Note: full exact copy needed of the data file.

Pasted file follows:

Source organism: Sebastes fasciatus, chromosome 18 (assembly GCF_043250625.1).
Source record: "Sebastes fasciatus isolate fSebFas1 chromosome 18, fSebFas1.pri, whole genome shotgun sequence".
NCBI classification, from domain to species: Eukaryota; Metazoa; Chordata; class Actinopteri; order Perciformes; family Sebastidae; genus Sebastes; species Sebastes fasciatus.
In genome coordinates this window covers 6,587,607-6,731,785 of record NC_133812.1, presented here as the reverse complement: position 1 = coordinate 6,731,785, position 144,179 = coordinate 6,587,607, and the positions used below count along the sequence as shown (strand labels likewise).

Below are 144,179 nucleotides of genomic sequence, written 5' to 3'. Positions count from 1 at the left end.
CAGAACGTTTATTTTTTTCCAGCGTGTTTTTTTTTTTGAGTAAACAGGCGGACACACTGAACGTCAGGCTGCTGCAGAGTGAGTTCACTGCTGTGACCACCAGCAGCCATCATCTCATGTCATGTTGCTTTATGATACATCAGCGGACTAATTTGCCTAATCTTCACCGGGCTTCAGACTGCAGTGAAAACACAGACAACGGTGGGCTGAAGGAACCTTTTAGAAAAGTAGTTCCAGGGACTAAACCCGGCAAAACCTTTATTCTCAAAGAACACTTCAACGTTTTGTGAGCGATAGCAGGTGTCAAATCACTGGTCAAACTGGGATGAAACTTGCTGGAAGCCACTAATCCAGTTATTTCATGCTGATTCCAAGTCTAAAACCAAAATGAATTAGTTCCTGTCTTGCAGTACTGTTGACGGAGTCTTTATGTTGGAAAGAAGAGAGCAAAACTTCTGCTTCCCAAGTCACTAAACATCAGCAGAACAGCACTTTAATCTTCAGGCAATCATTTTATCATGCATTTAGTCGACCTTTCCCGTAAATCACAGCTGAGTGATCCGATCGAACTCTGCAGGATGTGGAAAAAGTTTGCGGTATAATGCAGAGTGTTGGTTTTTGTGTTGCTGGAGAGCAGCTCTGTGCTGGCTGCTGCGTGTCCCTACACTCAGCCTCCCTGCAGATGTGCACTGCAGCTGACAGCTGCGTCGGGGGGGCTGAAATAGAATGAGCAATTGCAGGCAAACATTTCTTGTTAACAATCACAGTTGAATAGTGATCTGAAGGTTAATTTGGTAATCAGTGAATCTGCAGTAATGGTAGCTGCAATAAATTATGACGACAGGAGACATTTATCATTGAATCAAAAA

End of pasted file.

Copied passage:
Source organism: Sebastes fasciatus, chromosome 18 (assembly GCF_043250625.1).
Source record: "Sebastes fasciatus isolate fSebFas1 chromosome 18, fSebFas1.pri, whole genome shotgun sequence".
NCBI classification, from domain to species: Eukaryota; Metazoa; Chordata; class Actinopteri; order Perciformes; family Sebastidae; genus Sebastes; species Sebastes fasciatus.
In genome coordinates this window covers 6,587,607-6,731,785 of record NC_133812.1, presented here as the reverse complement: position 1 = coordinate 6,731,785, position 144,179 = coordinate 6,587,607, and the positions used below count along the sequence as shown (strand labels likewise).

Below are 144,179 nucleotides of genomic sequence, written 5' to 3'. Positions count from 1 at the left end.
CAGAACGTTTATTTTTTTCCAGCGTGTTTTTTTTTTTGAGTAAACAGGCGGACACACTGAACGTCAGGCTGCTGCAGAGTGAGTTCACTGCTGTGACCACCAGCAGCCATCATCTCATGTCATGTTGCTTTATGATACATCAGCGGACTAATTTGCCTAATCTTCACCGGGCTTCAGACTGCAGTGAAAACACAGACAACGGTGGGCTGAAGGAACCTTTTAGAAAAGTAGTTCCAGGGACTAAACCCGGCAAAACCTTTATTCTCAAAGAACACTTCAACGTTTTGTGAGCGATAGCAGGTGTCAAATCACTGGTCAAACTGGGATGAAACTTGCTGGAAGCCACTAATCCAGTTATTTCATGCTGATTCCAAGTCTAAAACCAAAATGAATTAGTTCCTGTCTTGCAGTACTGTTGACGGAGTCTTTATGTTGGAAAGAAGAGAGCAAAACTTCTGCTTCCCAAGTCACTAAACATCAGCAGAACAGCACTTTAATCTTCAGGCAATCATTTTATCATGCATTTAGTCGACCTTTCCCGTAAATCACAGCTGAGTGATCCGATCGAACTCTGCAGGATGTGGAAAAAGTTTGCGGTATAATGCAGAGTGTTGGTTTTTGTGTTGCTGGAGAGCAGCTCTGTGCTGGCTGCTGCGTGTCCCTACACTCAGCCTCCCTGCAGATGTGCACTGCAGCTGACAGCTGCGTCGGGGGGGCTGAAATAGAATGAGCAATTGCAGGCAAACATTTCTTGTTAACAATCACAGTTGAATAGTGATCTGAAGGTTAATTTGGTAATCAGTGAATCTGCAGTAATGGTAGCTGCAATAAATTATGACGACAGGAGACATTTATCATTGAATCAAAAA